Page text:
Maybe we have discovered a new organ in our head

Maybe we have discovered a new organ in our head

It appears to be the fourth type of major salivary gland, located in the space where the nasal cavity meets the throat. But further studies will be needed to confirm the discovery of a new organ

(Photo: Nhia Moua / Unsplash) After hundreds of studies on anatomy, the human body still seems to reserve many surprises. The latest, in fact, is the discovery of a new organ, which has so far remained hidden inside our heads. The doctors of the Netherlands Cancer Institute realized this by chance, while they were subjecting some of their patients to an innovative diagnostic test that allows them to view tumors in detail. As the researchers recount in the pages of the journal Radiotherapy and Oncology, a mysterious set of salivary glands hidden inside the patients' heads emerged by chance from the examination, positioned precisely in the space where the nasal cavity meets the throat.
The salivary glands, remember, are involved in the production of saliva, essential for the proper functioning of our digestive system. Most of this fluid, as explained in all anatomy textbooks, is produced by three main types of glands: the parotid, submandibular, and sublingual. To these are added about a thousand minor salivary glands, scattered in the lips and internal mucosa from the mouth to the pharynx, so tiny that they can hardly be observed without a microscope. But now, according to the new study, there may be an extra organ - a fourth type of major salivary gland. “We have three large salivary glands, but not there,” explains Wouter Vogel, one of the authors of the discovery. “As far as we know, the only salivary or mucous glands in the nasopharynx are microscopically small. So, you can imagine our surprise when we found them ”.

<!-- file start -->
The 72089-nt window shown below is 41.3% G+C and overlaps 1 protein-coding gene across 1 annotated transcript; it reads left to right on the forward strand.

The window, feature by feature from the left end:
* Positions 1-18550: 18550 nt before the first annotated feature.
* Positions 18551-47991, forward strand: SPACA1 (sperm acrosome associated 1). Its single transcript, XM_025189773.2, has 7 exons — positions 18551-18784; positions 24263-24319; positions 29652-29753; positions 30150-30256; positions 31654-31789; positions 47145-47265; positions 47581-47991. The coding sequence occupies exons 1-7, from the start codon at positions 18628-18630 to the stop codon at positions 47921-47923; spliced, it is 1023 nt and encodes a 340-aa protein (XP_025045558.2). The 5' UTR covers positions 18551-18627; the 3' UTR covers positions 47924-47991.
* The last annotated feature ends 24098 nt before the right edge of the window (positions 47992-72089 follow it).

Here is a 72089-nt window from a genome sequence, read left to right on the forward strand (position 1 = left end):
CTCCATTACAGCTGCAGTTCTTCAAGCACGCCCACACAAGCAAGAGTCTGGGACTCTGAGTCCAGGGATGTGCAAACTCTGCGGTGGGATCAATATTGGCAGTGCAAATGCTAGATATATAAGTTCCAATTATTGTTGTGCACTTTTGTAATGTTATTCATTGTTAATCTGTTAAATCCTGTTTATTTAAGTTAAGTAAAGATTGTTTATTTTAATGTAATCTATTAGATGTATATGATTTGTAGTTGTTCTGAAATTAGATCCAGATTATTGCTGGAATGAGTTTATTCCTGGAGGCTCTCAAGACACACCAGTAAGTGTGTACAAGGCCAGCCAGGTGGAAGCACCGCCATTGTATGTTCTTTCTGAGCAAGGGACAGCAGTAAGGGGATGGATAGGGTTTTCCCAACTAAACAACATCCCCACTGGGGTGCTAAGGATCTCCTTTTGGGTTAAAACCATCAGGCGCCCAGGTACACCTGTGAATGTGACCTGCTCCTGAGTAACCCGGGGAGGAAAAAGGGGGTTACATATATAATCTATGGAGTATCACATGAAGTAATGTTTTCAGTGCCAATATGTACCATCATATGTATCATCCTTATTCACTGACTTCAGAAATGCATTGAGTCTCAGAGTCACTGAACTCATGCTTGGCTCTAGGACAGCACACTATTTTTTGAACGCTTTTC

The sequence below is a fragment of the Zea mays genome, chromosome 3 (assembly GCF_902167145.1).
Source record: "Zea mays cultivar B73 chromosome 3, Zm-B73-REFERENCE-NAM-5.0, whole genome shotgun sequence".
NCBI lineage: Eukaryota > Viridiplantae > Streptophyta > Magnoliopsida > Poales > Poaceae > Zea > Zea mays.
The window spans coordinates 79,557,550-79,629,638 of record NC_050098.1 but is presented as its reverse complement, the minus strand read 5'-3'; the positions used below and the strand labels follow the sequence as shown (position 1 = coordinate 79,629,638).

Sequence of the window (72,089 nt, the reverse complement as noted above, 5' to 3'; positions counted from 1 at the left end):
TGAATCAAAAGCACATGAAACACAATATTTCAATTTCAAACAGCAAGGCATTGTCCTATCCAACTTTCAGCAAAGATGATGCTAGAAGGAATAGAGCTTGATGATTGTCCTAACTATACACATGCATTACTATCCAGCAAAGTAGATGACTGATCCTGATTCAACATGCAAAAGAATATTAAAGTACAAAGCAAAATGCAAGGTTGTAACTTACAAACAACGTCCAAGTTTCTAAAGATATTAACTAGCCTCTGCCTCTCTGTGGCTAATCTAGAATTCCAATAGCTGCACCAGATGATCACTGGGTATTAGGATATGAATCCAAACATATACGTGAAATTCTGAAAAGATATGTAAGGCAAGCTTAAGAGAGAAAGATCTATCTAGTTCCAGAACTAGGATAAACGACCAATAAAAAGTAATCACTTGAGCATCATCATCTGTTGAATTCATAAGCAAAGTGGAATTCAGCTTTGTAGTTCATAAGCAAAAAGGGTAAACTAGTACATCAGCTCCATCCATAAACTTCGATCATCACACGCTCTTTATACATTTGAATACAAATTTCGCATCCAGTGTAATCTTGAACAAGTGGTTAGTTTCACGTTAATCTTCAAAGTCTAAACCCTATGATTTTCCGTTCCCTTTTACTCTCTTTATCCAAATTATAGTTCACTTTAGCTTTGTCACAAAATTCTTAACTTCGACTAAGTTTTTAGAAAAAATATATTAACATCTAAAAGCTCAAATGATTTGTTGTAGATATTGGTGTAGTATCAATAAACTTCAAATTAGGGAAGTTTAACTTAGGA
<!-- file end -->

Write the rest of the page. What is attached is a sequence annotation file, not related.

(illustration: Netherlands Cancer Institute) Examining a series of scans of 100 cancer patients, the researchers observed, using the innovative Psma / Pet / Ct imaging technique, that all had a pair of glands , so far never documented, very similar to the salivary ones: they are, in fact, connected to large drainage ducts, an indication that leads to think of a possible channeling of fluids. Data, therefore, suggest that these glands may be the fourth set of salivary glands, located behind the nose and above the palate, near the center of our head. “We call them tubal glands, referring to their anatomical position (above the torus tubarius),” explains Matthijs Valstar of the University of Amsterdam, co-author of the study.

The reason why they have remained hidden so far is not it is still entirely clear, although the researchers speculate that "their location is difficult to access and very sensitive images are needed to detect them." While more research on a much larger sample of participants is needed to confirm these findings, the finding could help explain why patients who undergo radiation therapy often report chronic conditions, such as dry mouth (xerostomia) and swallowing (dysphagia). "Since these mysterious glands were not known to doctors," comment the authors, "no one has ever tried to spare them from these treatments." But there are those who have been skeptical of labeling these new glands as a new organ. For example, Alvand Hassankhani, a radiologist at the University of Pennsylvania, told the New York Times that there are over a thousand tiny glands, “so small they are hard to find. It is therefore possible that the Dutch researchers have found a better way to identify a series of minor salivary glands ”.

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